Harold Meyerson showed the way forward, to such a degree that the SacBee editorial board called today for a fresh look at Prop. 13.  The news peg may be San Francisco County Assessor Phillip Ting’s activism in support of a split-roll solution, assessing commercial property taxes at similar levels.  But the intellectual underpinnings are all in Meyerson’s piece, which out to be memorized by progressive activists.  

People generally respond to leadership.  Legislature, take note.

10 thoughts on “Hey Legislature: Listen To Harold Meyerson”

  1. Meyerson repeats a mantra we’ve been reading for years about how California had this great educational system for K-12.  (One needs to have a separate conversation about colleges and universities.)

    What is the basis for this claim that the educational systemw as so great?  I come from a long line of teachers.  Even before absurd Superintendents of Education started being elected in the 1960’s, most of the teachers I knew considered California to have a relatively bad educational system.  The quality of the education was considered poor by those outside the state.

    I know that my father constantly got calls through his various university placement services asking him to apply for jobs in California, usually in Los Angeles.  He would refuse and would be given counsel by his peers about how awful it was in California.  (My father had a B.S.Ed., M.A., M.S.Ed., and an Ed.D.)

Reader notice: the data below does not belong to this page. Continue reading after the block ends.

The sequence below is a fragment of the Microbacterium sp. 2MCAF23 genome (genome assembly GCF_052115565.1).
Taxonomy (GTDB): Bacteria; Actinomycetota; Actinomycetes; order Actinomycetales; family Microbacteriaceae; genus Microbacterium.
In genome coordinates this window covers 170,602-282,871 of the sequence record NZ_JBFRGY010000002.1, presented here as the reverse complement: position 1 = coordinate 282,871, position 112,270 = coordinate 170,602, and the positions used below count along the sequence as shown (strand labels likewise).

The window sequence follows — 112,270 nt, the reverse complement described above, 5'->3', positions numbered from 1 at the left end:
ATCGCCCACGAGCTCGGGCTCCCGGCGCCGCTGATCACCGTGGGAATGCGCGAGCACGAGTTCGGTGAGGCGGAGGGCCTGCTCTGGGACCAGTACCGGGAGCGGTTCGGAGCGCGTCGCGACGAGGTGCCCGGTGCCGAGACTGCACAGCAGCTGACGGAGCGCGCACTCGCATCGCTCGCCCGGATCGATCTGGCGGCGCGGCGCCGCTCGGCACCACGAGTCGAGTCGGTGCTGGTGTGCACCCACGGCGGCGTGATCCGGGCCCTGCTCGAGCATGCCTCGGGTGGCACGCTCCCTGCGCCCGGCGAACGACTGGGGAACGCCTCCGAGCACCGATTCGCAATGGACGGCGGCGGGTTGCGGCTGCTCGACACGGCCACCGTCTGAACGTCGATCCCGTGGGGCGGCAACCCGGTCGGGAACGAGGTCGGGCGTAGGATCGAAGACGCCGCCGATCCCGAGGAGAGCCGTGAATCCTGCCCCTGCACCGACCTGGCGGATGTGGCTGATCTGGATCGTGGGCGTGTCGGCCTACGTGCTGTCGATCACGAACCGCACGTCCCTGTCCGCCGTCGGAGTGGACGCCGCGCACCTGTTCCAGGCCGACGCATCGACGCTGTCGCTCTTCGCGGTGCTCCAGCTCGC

It could well be that California, hiding on the other side of the Sierra, had a wonderful educational system about which the rest of the country was unaware.  Despite two decades of reading claims about the wonderful educational system, I have never seen any evidence in support of that claim.

    Please enlighten us.

  2. California is separated, still, from the rest of the nation.  There seems to be a lot of myth-making here.

    In the original colonies, the states are close together.  There is a lot of cross-pollination, as it were.  Both New York City and Philadelphia get commuters from three different states.  Graduate schools in Philadelphia get commuters from New York City and Washington, DC.

    In California, the cities don’t even speak to one another.  San Diegans and San Franciscans hate LA.  LA looks down its nose at San Francisco for being weird and San Diego for being a backwater.

  3. I remember the 1970s. I went to (good) public schools from 1962-1970 in California. Then, in the early 1970s, as property values soared, so did property taxes. Sacramento sat on its surplus, you report — and I remember my father telling me that his property taxes had started doubling, or more, every year. The county also sat on it, rather than adjusting either rates or assessments. The year of Prop. 13, his property taxes went from $400 to $900…so he regretfully voted for it, rolling his taxes back to $404 (or so).

    And for thirty years he, and then I, enjoyed an increasingly trivial tax rate on an increasingly valuable property. (The county finally did a partial reassess on a technicality a few years ago…and I really don’t even mind that much).

    No wonder everything else in California slowly but steadily deteriorated, since one pillar of public finance — property taxes — was steadily eroding and becoming more favorable to corporations and well-off elderly people in nice neighborhoods who didn’t move. Sales and income taxes — far more volatile, and the former far more regressive, can’t make up for the collapse of property taxes.

    The madness is then magnified by nutcases who insist that CA has the “highest tax rate” by looking only at sales and income taxes, as if property taxes didn’t count in other states!

Comments are closed.